Following surgery, it is helpful to stage patients according to the American Joint Committee on Cancer (AJCC)/International Union Against Cancer (UICC) classification system as this allows for prognostication of individual patients with WDTC and decision making regarding adjuvant treatment, in addition to follow up [5]. The AJCC/UICC classification system stages patients based on tumor size, lymph node involvement, and the presence or absence of distant metastases. This system allows for consistent and accurate communication between health professionals in addition to comparing similar groups of patients in clinical studies. However, thyroid cancers behave differently to other tumors that utilize TNM staging for mortality risk, as seen in the unique age differentiation, where patients less than 45 years of age are never classified as being stage III or above. Most patients with WDTC have an excellent disease-specific survival, and the main concern is related to recurrence, which the TNM staging system does not take into consideration. Consequently, the ATA has developed risk stratification for recurrence [5]. Factors that are associated with tumor recurrence including macroscopic residual tumor, aggressive histology (e.g., tall cell variant, insular cell carcinoma), tumor invasion into locoregional structures, and distant metastasis are taken into consideration [9] (Table 1). Early validation of the ATA recurrence risk stratification recommendations is promising [10].

tab1
Table 1: ATA risk stratification for recurrent disease.

There has been a paradigm change in the definition of recurrence from clinically palpable and/or iodine avid disease to a biochemically detectable recurrence [5] (Table 2). Traditionally, disease recurrence was detected on iodine I131 scanning [11]. Typically, I131 is given approximately 4–6 weeks postsurgery as a diagnostic whole body scan (DxWBS). Better results are achieved when there is little or no residual thyroid tissue, in the presence of thyrotropin (TSH) stimulation and higher doses of iodine [11, 12]. A major advantage of DxWBS is its ability to identify distant metastatic disease.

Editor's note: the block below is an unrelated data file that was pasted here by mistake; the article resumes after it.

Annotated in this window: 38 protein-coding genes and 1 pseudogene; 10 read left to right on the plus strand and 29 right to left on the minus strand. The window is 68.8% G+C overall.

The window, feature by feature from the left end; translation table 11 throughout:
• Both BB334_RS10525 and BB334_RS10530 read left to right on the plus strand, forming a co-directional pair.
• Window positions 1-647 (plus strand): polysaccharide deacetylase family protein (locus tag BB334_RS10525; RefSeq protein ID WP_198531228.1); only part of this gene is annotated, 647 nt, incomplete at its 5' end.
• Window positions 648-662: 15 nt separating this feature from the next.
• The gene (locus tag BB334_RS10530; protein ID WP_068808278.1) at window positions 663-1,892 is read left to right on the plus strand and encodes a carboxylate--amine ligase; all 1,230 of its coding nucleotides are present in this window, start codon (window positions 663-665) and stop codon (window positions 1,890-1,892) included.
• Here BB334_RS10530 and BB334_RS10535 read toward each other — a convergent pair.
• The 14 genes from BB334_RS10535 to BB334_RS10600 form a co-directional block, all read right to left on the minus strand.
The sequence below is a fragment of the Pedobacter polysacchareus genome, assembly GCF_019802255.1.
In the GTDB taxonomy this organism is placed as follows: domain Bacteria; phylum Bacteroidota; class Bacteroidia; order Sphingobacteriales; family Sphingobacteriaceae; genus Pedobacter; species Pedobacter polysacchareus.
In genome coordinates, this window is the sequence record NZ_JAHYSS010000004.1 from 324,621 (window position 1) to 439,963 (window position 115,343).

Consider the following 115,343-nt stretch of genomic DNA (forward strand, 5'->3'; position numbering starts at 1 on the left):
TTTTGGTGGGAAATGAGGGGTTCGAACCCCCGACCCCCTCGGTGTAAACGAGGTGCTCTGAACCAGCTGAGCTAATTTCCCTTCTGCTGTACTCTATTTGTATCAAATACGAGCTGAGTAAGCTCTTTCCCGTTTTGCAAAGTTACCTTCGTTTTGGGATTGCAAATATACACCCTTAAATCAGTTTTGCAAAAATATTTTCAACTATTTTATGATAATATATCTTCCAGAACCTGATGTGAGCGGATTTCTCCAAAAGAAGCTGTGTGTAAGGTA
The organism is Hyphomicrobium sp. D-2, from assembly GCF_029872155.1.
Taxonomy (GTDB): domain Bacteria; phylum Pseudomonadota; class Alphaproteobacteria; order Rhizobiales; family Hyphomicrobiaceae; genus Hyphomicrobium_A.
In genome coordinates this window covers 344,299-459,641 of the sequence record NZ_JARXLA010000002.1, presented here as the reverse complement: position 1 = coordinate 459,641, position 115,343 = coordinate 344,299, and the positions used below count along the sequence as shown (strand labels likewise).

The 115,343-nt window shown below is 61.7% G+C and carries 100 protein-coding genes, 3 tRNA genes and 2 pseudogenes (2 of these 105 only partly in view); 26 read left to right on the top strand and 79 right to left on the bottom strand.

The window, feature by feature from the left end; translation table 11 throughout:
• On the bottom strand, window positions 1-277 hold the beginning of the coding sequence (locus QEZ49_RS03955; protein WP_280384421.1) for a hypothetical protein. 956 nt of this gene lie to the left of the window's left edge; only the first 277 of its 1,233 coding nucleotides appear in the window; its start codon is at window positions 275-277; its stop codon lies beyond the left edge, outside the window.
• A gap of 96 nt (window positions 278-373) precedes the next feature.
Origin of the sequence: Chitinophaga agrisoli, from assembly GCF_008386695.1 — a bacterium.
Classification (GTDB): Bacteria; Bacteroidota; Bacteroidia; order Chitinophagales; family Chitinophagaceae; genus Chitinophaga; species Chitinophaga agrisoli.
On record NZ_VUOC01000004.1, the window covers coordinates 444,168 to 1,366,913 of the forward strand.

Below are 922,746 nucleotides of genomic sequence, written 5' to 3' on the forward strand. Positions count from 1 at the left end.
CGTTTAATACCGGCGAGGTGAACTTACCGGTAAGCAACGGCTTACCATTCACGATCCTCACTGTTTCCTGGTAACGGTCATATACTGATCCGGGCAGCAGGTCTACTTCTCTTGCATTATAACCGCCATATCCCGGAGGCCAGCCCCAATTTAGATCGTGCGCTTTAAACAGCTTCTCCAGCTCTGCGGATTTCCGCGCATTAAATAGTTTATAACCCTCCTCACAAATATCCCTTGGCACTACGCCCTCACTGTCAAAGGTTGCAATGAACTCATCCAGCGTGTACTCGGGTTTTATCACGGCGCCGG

tab2
Table 2: ATA definition of disease free status.

Today, serum thyroglobulin (Tg) and high-resolution ultrasound (US) are the modalities used for tumor surveillance [13]. Detectable or rising Tg levels following total thyroidectomy and I131 ablation indicate persistent or recurrent disease. Recognizing that thyroid hormone can suppress Tg levels, TSH-stimulated Tg either with thyroid hormonal withdrawal or recombinant TSH (rhTSH) is required for follow-up surveillance. It is important to also measure Tg antibody (TgAB) as the presence of this interferes with Tg measurements by binding to Tg thereby causing an underestimation of serum Tg levels. TgAB is present in up to 25% of patients diagnosed with DTC compared to 10% of the general population [14]. The measurements of TgAB itself may be a surrogate marker for persistent or recurrent disease. In one study that looked at TgAB levels in patients who had undergone remnant ablation with undetectable Tg, 22.6% of these patients showed positive TgAB and 49.0% of these were confirmed with recurrence [15].

Head and neck ultrasonography (US) is a first line imaging modality in the investigation of recurrent thyroid disease. The main advantages of US include no ionizing radiation, no known side effects, and easy accessibility. As it does not rely on iodine uptake, it can identify small recurrent disease in the neck regardless of Tg measurements and WBS results. US is usually directed at ascertaining the presence of thyroid bed recurrences and/or cervical lymph node metastases. US is operator-dependent and relies on the experience of the sonographer to differentiate between normal and diseased lymph nodes. Nonetheless, there are features that are associated with pathological lymphadenopathy. These include the size of the lymph node (malignant nodes generally being larger than those that are benign) and the shape (flat is usually benign and round more likely malignant). Other features more commonly associated with malignancy are hypoechoic and the presence of microcalcifications [11]. As with thyroid nodules, when considered in combination, the presence of these features raises concern. The additional use of US-guided fine-needle aspiration biopsy (FNAB) of any suspicious lymph nodes should clarify whether a lymph node is malignant or not. The disadvantages of US include the user dependency and the limited anatomical exposure, for example, the retropharynx, paravertebral, and retrotracheal space. The superiority of recombinant stimulated TSH (rhTSH) Tg combined with US in detecting persisting disease has been demonstrated by Pacini et al. [16]. They were able to show that rhTSH-stimulated Tg alone had a diagnostic sensitivity of 85% for detecting active disease and a negative predictive value (NPV) of 98.2%. When US was added, the sensitivity increased to 96.3% with a NPV of 99.5%. rhTSH-stimulated WBS had a sensitivity of only 21% and a NPV of 89%.